samedi 7 juin 2014

BYRON METCALF: Intention (2014)

“Intention is an album charmingly wild where Byron Metcalf leads the listener towards a territory full of transic meditation moods”

1 Intention 22:33
2 Surrender 9:47
3 Encounter 15:59
4 Focus 11:11
5 Vision 9:51

Projekt | PRO303 (CD 69:22) ****
(Tribal trance acoustic music)
Hoarse winds, guttural breezes and shamanic singings are bloating the atmospheres of the title-track which rests above all on tom-toms to tones of hollow skins. The magnetic flute of Mark Seelig rises and sings a strange ode to serenity while quite slowly, and this with a suave mix of drones filled of Dantesque flights of fancy, “Intention” gets inside our ears such as a fascinating and unreal incantatory procession. Byron Metcalf's percussions turn upside down an opening rather meditative with tom-toms which tumble down with violence and push "Intention" towards a rhythm of fire. It's a race against the contemplativity with a furious rhythm, a little as a choreography of heathen dancing on a blazing fire, where the vocal drones and the shamanic psalms of Rob Thomas and Dashmesh Khalsa intensify an ambience of collective frenzy that Mark Seelig tries to calm with fluty chants which will remain the hostages of percussions and harsh voices. What a disconcerting, both for the rhythm and moods, introduction for this last Byron Metcalf's opus. For his last album, the master of clanic percussions and the native spiritual ambiences teams up with the diverse aboriginal flutes of Mark Seelig as well as the breezes and rocky voices of Rob Thomas, who were also present on Medicine Work, to create an album that is redefining the word trance.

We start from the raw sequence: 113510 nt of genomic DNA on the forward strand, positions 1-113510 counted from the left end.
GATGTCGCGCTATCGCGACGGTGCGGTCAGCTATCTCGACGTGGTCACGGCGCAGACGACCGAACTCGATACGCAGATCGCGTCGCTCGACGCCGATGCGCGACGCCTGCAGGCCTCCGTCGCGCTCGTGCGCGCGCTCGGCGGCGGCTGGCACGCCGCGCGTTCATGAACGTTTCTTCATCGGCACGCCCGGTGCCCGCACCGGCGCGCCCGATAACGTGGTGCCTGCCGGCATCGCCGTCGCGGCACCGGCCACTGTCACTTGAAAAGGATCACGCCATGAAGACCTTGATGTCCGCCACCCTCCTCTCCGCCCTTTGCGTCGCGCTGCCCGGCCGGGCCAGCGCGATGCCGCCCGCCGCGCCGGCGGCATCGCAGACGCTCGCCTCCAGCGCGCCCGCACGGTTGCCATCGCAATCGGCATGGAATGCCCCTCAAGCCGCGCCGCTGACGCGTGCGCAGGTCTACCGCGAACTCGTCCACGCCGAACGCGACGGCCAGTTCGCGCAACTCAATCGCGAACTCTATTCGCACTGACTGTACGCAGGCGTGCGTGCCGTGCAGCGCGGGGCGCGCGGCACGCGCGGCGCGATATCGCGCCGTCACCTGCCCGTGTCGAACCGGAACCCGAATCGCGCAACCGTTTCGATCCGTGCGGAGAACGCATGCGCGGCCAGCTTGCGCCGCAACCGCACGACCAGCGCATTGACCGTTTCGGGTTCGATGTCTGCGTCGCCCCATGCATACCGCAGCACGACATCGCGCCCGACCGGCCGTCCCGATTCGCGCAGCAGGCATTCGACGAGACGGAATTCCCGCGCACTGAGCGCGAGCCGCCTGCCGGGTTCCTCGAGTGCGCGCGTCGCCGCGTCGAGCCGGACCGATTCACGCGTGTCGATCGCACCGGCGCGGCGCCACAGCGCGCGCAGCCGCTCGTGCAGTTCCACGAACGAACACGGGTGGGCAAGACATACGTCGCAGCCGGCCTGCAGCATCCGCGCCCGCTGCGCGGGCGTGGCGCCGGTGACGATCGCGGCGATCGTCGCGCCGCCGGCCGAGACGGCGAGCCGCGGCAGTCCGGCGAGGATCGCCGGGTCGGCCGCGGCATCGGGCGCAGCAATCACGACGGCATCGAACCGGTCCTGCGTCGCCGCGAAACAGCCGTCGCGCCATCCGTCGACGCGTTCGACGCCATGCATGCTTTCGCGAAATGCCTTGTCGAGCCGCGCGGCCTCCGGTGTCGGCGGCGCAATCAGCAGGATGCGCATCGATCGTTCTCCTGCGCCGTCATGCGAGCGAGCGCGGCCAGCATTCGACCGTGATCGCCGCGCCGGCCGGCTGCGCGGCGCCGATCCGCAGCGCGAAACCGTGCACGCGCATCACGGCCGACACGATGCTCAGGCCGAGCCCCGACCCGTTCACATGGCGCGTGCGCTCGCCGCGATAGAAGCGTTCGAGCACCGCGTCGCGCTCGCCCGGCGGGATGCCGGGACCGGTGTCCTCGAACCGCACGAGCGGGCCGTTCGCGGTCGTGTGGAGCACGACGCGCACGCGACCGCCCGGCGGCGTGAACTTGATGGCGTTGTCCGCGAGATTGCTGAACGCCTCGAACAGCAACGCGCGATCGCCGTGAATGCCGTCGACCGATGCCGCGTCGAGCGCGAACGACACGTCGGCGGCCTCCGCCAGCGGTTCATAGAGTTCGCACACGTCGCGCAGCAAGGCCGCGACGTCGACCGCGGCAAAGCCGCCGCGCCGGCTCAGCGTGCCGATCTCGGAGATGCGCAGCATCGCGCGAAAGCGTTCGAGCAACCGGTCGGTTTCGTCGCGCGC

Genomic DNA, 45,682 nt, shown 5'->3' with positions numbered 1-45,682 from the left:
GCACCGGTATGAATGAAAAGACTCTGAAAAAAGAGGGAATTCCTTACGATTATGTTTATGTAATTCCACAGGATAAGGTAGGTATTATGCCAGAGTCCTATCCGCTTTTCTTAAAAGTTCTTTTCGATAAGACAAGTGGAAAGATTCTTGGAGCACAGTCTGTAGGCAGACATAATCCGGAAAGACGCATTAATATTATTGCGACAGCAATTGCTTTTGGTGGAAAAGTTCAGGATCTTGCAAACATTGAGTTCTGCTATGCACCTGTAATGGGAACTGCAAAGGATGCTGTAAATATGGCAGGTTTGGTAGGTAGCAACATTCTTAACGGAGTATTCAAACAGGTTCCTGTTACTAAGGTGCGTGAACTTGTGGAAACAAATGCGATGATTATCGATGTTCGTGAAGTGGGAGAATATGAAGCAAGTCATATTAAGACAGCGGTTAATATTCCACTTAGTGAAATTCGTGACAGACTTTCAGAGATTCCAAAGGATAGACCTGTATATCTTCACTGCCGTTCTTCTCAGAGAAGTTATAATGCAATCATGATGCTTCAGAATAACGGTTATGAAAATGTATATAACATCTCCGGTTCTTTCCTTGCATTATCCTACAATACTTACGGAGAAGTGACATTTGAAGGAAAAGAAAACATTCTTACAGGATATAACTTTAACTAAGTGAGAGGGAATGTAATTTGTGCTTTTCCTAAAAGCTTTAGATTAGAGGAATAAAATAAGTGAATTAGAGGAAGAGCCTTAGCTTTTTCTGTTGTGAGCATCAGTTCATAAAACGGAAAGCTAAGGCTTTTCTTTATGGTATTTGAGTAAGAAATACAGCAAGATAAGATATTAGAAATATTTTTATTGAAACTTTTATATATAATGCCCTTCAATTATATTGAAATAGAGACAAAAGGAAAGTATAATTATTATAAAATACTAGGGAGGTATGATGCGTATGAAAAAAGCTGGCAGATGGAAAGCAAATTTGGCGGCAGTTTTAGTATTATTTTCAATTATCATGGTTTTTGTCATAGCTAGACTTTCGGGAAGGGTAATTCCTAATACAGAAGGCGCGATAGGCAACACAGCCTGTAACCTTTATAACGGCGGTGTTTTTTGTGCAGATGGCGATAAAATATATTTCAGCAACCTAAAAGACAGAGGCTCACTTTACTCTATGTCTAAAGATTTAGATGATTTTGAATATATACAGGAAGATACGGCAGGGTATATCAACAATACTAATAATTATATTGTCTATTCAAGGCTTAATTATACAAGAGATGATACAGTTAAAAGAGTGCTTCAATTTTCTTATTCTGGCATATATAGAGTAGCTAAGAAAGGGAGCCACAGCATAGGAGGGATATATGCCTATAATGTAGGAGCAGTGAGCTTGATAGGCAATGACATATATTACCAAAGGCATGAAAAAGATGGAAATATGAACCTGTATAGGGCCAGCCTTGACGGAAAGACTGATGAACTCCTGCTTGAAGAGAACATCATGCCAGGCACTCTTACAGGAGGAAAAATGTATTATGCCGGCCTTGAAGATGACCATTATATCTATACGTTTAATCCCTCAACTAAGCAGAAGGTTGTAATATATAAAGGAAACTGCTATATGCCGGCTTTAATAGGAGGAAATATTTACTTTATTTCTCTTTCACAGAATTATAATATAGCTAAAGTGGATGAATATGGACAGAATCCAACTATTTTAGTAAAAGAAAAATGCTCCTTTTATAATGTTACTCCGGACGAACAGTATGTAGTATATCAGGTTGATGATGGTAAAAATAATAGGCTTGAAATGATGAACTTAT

Each of the 5 music pieces of “Intention” is built on wild percussions and rhythms of dance fire. And the biggest of the delight pass exactly by these percussions from
Byron Metcalf from which the frenzy is drawing bewilder rhythms that the flute of Seelig has difficulty in following. But she follows, be sure of that! One would say some helixes on "Surrender". Helixes which swirl in a thick silk cloud, returning the knocks as so violent as so very attractive with a mesmerizing aerial approach. Didgeridoos and aboriginal singings draw pieces of vibes as intense as synths can do. But do not look for it! Everything is forged in the acoustic on “Intention” even if sometimes we have electricity which bites the air. The effect of being in an EM world is really present. "Encounter" throws a veil of bewitchment with a slower rhythm where the percussions spit a rhythm of psychedelic trance a la Iron Butterfly in In-A-Gadda-Da-Vida. The rhythm quavers and coughs with lines of didge and delicately jerky tribal singings, while the flute of Seelig makes diversion with a soft oniric approach. "Focus" is the most tribal track with a variety of percussions which bring down the hearing. Metcalf displays his immense talent by feeding the ear with rattlers/shakers and Udu percussions which always sparkle under a sonic sky stuffed of drones, chants of wizards and Bansuri flutes. A recurring pattern on “Intention” of which the concluding part proposes a clearly quieter and more hypnotic tempo.Byron Metcalf always remains a musical experience which transcends the senses. His music is fascinating, bewitching and leads constantly the listener in search of meditation towards doors that only the imagination wants to open. It is necessary to hear beyond sounds and Byron Metcalf guides us there with no problem at all with an arsenal of percussions which divert the rhythmic laws. Making of “Intention” an album charmingly wild where the healer of the tormented souls brings them to a point of no return with aboriginal rhythms and meditative vibes which, if provide a kind of ecstasy and frenzy,  make also possible this fascinating communion with some internal devils.
Sylvain Lupari (June 6th, 2014)

gutsofdarkness.com & synthsequences.blogspot.ca
Cette chronique est également disponible en Français sur le site de Guts of Darkness, dont je suis chroniqueur sous le nom de Phaedream: http://www.gutsofdarkness.com/god/objet.php?objet=17162

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